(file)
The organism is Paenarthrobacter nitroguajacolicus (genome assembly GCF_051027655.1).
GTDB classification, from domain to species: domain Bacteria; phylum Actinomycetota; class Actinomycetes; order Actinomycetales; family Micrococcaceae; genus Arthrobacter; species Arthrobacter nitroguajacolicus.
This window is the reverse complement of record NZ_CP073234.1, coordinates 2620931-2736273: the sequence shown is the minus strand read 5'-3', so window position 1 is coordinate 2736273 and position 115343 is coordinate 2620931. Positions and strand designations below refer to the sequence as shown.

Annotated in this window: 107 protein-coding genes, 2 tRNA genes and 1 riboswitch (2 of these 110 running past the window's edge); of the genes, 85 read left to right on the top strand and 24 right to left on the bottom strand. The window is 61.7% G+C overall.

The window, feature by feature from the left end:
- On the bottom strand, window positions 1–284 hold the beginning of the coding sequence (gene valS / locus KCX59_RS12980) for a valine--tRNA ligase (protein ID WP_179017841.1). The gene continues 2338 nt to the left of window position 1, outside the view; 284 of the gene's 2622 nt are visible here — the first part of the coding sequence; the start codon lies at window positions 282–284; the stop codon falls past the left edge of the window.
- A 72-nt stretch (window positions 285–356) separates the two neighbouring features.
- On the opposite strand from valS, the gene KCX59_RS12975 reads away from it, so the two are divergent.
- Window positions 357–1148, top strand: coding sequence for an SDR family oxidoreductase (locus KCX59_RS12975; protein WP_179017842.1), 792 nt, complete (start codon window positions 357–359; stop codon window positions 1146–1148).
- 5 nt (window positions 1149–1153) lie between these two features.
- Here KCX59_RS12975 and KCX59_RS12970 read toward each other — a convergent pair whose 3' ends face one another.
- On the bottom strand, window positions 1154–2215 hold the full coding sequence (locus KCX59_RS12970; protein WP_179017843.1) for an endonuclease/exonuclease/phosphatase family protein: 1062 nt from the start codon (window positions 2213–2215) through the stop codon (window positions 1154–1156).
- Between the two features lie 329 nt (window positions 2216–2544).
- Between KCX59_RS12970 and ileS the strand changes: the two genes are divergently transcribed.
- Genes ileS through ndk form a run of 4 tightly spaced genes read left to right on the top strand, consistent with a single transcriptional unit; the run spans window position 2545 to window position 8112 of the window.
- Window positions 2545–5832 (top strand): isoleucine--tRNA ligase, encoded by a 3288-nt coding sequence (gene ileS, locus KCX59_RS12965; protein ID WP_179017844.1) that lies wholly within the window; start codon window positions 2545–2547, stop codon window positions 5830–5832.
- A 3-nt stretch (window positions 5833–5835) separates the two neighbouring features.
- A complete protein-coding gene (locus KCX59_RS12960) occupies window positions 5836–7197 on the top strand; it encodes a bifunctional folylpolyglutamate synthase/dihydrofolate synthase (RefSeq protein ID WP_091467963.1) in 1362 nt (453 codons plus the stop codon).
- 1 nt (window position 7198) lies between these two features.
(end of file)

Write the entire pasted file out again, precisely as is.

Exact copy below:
The organism is Paenarthrobacter nitroguajacolicus (genome assembly GCF_051027655.1).
GTDB classification, from domain to species: domain Bacteria; phylum Actinomycetota; class Actinomycetes; order Actinomycetales; family Micrococcaceae; genus Arthrobacter; species Arthrobacter nitroguajacolicus.
This window is the reverse complement of record NZ_CP073234.1, coordinates 2620931-2736273: the sequence shown is the minus strand read 5'-3', so window position 1 is coordinate 2736273 and position 115343 is coordinate 2620931. Positions and strand designations below refer to the sequence as shown.

Annotated in this window: 107 protein-coding genes, 2 tRNA genes and 1 riboswitch (2 of these 110 running past the window's edge); of the genes, 85 read left to right on the top strand and 24 right to left on the bottom strand. The window is 61.7% G+C overall.

The window, feature by feature from the left end:
- On the bottom strand, window positions 1–284 hold the beginning of the coding sequence (gene valS / locus KCX59_RS12980) for a valine--tRNA ligase (protein ID WP_179017841.1). The gene continues 2338 nt to the left of window position 1, outside the view; 284 of the gene's 2622 nt are visible here — the first part of the coding sequence; the start codon lies at window positions 282–284; the stop codon falls past the left edge of the window.
- A 72-nt stretch (window positions 285–356) separates the two neighbouring features.
- On the opposite strand from valS, the gene KCX59_RS12975 reads away from it, so the two are divergent.
- Window positions 357–1148, top strand: coding sequence for an SDR family oxidoreductase (locus KCX59_RS12975; protein WP_179017842.1), 792 nt, complete (start codon window positions 357–359; stop codon window positions 1146–1148).
- 5 nt (window positions 1149–1153) lie between these two features.
- Here KCX59_RS12975 and KCX59_RS12970 read toward each other — a convergent pair whose 3' ends face one another.
- On the bottom strand, window positions 1154–2215 hold the full coding sequence (locus KCX59_RS12970; protein WP_179017843.1) for an endonuclease/exonuclease/phosphatase family protein: 1062 nt from the start codon (window positions 2213–2215) through the stop codon (window positions 1154–1156).
- Between the two features lie 329 nt (window positions 2216–2544).
- Between KCX59_RS12970 and ileS the strand changes: the two genes are divergently transcribed.
- Genes ileS through ndk form a run of 4 tightly spaced genes read left to right on the top strand, consistent with a single transcriptional unit; the run spans window position 2545 to window position 8112 of the window.
- Window positions 2545–5832 (top strand): isoleucine--tRNA ligase, encoded by a 3288-nt coding sequence (gene ileS, locus KCX59_RS12965; protein ID WP_179017844.1) that lies wholly within the window; start codon window positions 2545–2547, stop codon window positions 5830–5832.
- A 3-nt stretch (window positions 5833–5835) separates the two neighbouring features.
- A complete protein-coding gene (locus KCX59_RS12960) occupies window positions 5836–7197 on the top strand; it encodes a bifunctional folylpolyglutamate synthase/dihydrofolate synthase (RefSeq protein ID WP_091467963.1) in 1362 nt (453 codons plus the stop codon).
- 1 nt (window position 7198) lies between these two features.